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Investors could see two or three interest rate hikes from the Bank of Canada next year, a Franklin Templeton senior vice-president suggests, but the central bank could be confined by the pace set south of the border.

“The futures market is pricing in a pretty low probability that the Bank of Canada is going to move before March or April of next year, but the odds have been rising a little bit,” said Ian Riach, senior vice-president and portfolio manager at Franklin Templeton Investment Solutions.

Riach was speaking Tuesday during Franklin Templeton’s 2022 Global Investment Outlook & ESG Investing Virtual Event.

“Even then, we are looking at two or three hikes at the most for all of 2022. We don’t think the Bank of Canada is going to get too far ahead of the [Federal Reserve] in terms of short-term rates.”

This is because a rise in rates could increase the value of the Canadian dollar relative to the U.S. dollar and therefore make imports from Canada more expensive to U.S. buyers, Riach suggested.

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The Bank of Canada is expected to hold its overnight rate at 0.25% at its announcement on Wednesday.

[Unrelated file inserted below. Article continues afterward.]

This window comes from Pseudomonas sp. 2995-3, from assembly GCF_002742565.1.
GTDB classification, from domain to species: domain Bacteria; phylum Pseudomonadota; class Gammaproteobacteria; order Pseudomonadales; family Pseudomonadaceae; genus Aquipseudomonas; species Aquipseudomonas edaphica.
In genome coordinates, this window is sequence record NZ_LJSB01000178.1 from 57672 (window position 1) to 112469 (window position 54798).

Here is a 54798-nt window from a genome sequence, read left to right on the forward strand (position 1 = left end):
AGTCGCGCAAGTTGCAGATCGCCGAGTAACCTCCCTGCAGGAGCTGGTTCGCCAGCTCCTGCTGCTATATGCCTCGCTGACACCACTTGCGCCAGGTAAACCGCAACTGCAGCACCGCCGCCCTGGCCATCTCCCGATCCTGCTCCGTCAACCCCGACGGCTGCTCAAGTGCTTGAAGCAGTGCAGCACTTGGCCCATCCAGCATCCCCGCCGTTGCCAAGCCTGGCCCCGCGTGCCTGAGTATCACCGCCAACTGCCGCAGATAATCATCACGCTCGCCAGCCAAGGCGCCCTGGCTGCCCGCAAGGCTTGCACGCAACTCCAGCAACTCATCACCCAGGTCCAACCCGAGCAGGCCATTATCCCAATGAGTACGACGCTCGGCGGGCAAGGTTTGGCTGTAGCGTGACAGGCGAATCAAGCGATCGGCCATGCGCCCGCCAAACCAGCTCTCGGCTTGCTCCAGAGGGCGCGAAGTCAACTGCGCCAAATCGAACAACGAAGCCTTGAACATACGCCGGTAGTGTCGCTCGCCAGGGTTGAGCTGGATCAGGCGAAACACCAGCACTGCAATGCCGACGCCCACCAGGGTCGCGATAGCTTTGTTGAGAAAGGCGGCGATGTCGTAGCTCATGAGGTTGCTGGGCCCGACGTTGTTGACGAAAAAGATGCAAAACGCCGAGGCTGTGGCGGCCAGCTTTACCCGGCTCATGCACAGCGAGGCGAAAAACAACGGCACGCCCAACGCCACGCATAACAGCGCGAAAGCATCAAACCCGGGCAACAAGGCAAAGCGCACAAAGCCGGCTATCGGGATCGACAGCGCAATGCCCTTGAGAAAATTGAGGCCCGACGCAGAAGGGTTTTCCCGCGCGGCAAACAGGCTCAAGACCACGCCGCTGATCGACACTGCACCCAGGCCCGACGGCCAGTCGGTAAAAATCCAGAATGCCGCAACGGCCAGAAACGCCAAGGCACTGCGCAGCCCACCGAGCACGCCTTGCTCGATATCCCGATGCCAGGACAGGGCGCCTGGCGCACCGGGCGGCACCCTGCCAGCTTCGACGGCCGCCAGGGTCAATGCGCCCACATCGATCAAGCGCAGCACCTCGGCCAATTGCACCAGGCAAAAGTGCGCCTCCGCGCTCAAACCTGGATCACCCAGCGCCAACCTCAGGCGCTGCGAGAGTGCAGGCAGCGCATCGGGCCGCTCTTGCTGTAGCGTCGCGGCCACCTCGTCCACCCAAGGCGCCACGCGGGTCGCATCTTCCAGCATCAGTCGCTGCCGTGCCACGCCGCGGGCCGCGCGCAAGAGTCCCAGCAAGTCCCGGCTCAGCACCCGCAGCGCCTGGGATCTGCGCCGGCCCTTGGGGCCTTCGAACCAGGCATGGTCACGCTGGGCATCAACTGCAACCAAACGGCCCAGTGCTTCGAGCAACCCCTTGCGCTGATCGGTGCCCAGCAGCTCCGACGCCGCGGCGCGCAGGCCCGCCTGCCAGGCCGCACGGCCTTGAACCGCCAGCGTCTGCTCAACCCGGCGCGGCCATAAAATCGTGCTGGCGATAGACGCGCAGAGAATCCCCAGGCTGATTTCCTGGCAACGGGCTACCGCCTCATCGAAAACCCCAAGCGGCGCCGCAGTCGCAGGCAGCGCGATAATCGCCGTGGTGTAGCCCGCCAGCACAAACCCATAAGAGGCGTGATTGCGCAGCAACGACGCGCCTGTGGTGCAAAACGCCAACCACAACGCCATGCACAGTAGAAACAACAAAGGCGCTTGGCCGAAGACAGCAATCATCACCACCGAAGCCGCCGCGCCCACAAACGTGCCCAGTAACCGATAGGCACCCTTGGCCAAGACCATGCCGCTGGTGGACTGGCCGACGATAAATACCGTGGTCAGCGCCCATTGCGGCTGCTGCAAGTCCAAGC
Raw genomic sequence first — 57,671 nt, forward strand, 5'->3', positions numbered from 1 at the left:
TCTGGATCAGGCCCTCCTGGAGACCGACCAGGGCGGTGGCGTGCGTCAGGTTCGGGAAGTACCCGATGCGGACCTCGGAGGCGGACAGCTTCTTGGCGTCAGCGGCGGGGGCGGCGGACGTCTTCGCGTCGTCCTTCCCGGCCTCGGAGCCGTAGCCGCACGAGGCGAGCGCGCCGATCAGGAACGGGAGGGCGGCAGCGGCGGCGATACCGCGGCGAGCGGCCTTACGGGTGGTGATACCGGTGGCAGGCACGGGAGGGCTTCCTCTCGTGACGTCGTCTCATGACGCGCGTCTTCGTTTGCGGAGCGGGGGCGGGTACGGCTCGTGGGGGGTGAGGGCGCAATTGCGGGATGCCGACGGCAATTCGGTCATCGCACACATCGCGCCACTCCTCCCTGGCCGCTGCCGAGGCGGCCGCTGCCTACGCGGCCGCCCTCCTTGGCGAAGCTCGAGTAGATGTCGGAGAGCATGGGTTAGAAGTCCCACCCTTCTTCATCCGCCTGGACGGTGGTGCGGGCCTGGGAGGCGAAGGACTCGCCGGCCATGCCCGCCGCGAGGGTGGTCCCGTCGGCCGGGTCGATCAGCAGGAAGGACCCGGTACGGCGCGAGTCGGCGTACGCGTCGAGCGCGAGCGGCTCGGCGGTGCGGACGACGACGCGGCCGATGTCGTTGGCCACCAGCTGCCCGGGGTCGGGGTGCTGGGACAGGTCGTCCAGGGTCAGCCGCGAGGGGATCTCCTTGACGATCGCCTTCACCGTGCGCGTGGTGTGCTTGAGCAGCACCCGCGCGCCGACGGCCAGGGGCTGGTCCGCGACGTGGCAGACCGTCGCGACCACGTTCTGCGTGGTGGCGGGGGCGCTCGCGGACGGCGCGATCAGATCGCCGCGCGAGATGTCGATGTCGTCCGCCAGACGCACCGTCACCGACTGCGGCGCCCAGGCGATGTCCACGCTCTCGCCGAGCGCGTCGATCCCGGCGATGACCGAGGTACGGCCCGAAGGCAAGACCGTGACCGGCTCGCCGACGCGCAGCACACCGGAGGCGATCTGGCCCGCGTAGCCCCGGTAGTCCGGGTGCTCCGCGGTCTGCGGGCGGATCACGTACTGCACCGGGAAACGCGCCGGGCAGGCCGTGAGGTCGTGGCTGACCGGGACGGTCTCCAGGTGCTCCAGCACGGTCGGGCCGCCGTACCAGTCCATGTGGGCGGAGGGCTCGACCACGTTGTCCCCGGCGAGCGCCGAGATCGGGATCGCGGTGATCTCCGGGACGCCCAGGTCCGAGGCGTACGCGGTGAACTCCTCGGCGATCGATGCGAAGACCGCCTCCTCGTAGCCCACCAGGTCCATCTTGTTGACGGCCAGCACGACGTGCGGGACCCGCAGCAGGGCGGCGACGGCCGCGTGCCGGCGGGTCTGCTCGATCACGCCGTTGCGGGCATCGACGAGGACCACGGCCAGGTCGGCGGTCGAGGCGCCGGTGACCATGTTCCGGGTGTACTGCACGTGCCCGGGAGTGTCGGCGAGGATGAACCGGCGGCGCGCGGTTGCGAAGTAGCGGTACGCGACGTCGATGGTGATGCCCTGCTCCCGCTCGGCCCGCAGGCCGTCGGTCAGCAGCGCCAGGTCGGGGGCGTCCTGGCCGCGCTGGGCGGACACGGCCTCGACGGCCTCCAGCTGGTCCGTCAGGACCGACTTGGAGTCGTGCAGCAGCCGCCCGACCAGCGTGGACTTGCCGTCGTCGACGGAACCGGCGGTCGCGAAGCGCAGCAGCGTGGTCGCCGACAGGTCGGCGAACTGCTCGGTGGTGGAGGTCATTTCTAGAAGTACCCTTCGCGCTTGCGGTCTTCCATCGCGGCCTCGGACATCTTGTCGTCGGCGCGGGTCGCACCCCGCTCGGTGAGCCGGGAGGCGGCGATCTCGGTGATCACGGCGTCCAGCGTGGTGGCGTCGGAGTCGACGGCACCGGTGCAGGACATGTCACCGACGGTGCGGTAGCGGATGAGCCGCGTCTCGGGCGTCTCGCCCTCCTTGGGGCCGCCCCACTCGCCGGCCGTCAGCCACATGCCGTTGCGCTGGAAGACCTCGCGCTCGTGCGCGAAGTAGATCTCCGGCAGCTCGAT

Riach said he doesn’t expect to see bond yields increase much from here, “either on the shorter or longer end.

“This was a lot easier to say a couple of weeks ago, when the 10-year Government of Canada bond yield was around 1.8%,” he said. “We have seen some pullback in rates over the past few days, given the concern over [the Covid-19 variant] omicron.”

Inflation was also top of mind during the Franklin Templeton conference.

The annual pace of inflation in Canada hit 4.7% in October, the largest year-over-year gain in the consumer price index since February 2003.

South of the border, consumer prices rose 6.2% in October from a year earlier, the highest inflation rate in 31 years.

“That is a far, far cry from what we saw pre-Covid,” said Bill Yun, executive vice-president and head of advisory and wealth strategy at Franklin Templeton Investment Solutions, speaking at the same event.

Pandemic shutdowns led to shortages of items such as computer chips, automobiles and consumer goods, said Yun. A labour shortage resulted from people not returning to work and early retirements.

“You combine those issues with higher energy prices and you really did get to an inflation level which was beyond transitory,” said Yun.

“As we go through 2022, we expect the inflation numbers we are seeing today to come down to 5% in the middle part of the year and closer to 3% towards the end of the year. We think in the longer term that’s where these numbers will settle out.”